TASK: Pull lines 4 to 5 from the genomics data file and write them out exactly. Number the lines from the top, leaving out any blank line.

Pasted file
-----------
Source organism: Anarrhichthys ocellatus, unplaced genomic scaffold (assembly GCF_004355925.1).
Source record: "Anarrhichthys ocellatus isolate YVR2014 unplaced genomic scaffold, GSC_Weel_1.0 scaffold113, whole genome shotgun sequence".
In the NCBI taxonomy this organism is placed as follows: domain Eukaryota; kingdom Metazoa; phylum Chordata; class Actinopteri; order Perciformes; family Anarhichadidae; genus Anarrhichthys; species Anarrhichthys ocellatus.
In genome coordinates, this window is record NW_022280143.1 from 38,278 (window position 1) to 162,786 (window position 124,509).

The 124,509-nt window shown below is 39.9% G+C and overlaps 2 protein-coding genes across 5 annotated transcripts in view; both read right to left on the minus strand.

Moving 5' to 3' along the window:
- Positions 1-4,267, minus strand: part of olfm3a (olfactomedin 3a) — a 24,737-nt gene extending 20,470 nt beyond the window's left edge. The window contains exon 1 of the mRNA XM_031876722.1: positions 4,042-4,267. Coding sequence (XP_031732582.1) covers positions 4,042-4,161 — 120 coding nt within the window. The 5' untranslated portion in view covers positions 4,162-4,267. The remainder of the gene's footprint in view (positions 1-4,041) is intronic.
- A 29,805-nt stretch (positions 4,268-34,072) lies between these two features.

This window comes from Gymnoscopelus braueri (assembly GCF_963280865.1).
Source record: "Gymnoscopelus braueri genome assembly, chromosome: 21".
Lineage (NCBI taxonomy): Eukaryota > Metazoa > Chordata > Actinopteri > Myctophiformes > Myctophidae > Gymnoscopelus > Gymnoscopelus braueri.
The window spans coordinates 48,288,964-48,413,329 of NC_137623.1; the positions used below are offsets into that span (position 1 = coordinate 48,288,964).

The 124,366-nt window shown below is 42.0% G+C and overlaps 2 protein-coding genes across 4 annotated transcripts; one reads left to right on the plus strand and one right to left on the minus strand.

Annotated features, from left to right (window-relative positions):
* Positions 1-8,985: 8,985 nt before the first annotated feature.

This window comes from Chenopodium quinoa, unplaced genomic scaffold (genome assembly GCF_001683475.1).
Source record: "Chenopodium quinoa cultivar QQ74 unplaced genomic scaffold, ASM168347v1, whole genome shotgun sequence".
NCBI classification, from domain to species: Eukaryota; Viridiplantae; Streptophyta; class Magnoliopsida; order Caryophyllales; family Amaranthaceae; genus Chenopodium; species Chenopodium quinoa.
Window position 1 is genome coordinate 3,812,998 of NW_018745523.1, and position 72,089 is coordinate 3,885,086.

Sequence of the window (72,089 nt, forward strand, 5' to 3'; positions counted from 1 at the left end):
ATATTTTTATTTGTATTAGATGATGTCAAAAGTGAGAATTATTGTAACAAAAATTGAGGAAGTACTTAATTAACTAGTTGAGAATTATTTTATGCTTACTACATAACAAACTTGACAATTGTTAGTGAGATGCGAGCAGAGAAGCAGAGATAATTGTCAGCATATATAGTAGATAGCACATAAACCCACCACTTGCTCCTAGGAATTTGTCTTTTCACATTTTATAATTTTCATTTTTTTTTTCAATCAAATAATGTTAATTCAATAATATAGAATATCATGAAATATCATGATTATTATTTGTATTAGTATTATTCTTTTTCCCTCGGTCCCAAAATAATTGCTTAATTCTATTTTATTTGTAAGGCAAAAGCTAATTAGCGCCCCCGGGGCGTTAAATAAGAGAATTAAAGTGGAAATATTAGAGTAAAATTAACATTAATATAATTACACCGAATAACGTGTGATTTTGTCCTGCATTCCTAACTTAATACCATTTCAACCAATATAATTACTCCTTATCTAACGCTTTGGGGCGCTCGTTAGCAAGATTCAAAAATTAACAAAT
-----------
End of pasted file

In genome coordinates, this window is record NW_022280143.1 from 38,278 (window position 1) to 162,786 (window position 124,509).

The 124,509-nt window shown below is 39.9% G+C and overlaps 2 protein-coding genes across 5 annotated transcripts in view; both read right to left on the minus strand.